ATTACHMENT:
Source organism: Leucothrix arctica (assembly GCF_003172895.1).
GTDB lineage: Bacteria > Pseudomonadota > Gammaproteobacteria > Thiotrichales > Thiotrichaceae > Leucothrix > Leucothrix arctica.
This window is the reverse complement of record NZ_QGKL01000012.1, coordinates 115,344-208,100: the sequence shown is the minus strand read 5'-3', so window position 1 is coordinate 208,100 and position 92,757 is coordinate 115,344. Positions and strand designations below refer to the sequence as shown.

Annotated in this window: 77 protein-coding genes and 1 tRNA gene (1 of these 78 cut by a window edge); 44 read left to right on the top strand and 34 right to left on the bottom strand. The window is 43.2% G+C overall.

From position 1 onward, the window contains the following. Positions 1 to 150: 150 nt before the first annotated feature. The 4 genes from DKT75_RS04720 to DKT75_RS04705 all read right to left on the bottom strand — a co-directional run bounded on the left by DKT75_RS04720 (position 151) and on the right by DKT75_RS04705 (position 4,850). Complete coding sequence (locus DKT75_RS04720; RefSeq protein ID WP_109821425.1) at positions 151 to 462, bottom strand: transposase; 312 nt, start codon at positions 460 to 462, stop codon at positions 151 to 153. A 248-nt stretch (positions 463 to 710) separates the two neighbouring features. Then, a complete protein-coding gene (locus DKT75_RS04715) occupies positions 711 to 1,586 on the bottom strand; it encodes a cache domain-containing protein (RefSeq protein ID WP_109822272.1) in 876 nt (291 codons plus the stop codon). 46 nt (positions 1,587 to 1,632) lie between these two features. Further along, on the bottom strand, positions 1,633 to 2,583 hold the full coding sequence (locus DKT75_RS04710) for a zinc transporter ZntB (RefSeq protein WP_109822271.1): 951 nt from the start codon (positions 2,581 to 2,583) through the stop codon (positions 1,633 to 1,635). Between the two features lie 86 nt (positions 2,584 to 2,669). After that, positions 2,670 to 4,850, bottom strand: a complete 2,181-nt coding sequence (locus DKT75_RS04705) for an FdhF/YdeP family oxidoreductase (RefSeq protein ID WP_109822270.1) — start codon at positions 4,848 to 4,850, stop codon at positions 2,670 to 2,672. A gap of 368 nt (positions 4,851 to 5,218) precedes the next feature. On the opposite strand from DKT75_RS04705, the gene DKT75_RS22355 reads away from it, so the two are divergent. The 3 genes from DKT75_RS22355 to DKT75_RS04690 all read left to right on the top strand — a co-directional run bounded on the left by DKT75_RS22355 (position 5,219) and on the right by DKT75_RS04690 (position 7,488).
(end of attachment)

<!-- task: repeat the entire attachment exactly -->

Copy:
Source organism: Leucothrix arctica (assembly GCF_003172895.1).
GTDB lineage: Bacteria > Pseudomonadota > Gammaproteobacteria > Thiotrichales > Thiotrichaceae > Leucothrix > Leucothrix arctica.
This window is the reverse complement of record NZ_QGKL01000012.1, coordinates 115,344-208,100: the sequence shown is the minus strand read 5'-3', so window position 1 is coordinate 208,100 and position 92,757 is coordinate 115,344. Positions and strand designations below refer to the sequence as shown.

Annotated in this window: 77 protein-coding genes and 1 tRNA gene (1 of these 78 cut by a window edge); 44 read left to right on the top strand and 34 right to left on the bottom strand. The window is 43.2% G+C overall.

From position 1 onward, the window contains the following. Positions 1 to 150: 150 nt before the first annotated feature. The 4 genes from DKT75_RS04720 to DKT75_RS04705 all read right to left on the bottom strand — a co-directional run bounded on the left by DKT75_RS04720 (position 151) and on the right by DKT75_RS04705 (position 4,850). Complete coding sequence (locus DKT75_RS04720; RefSeq protein ID WP_109821425.1) at positions 151 to 462, bottom strand: transposase; 312 nt, start codon at positions 460 to 462, stop codon at positions 151 to 153. A 248-nt stretch (positions 463 to 710) separates the two neighbouring features. Then, a complete protein-coding gene (locus DKT75_RS04715) occupies positions 711 to 1,586 on the bottom strand; it encodes a cache domain-containing protein (RefSeq protein ID WP_109822272.1) in 876 nt (291 codons plus the stop codon). 46 nt (positions 1,587 to 1,632) lie between these two features. Further along, on the bottom strand, positions 1,633 to 2,583 hold the full coding sequence (locus DKT75_RS04710) for a zinc transporter ZntB (RefSeq protein WP_109822271.1): 951 nt from the start codon (positions 2,581 to 2,583) through the stop codon (positions 1,633 to 1,635). Between the two features lie 86 nt (positions 2,584 to 2,669). After that, positions 2,670 to 4,850, bottom strand: a complete 2,181-nt coding sequence (locus DKT75_RS04705) for an FdhF/YdeP family oxidoreductase (RefSeq protein ID WP_109822270.1) — start codon at positions 4,848 to 4,850, stop codon at positions 2,670 to 2,672. A gap of 368 nt (positions 4,851 to 5,218) precedes the next feature. On the opposite strand from DKT75_RS04705, the gene DKT75_RS22355 reads away from it, so the two are divergent. The 3 genes from DKT75_RS22355 to DKT75_RS04690 all read left to right on the top strand — a co-directional run bounded on the left by DKT75_RS22355 (position 5,219) and on the right by DKT75_RS04690 (position 7,488).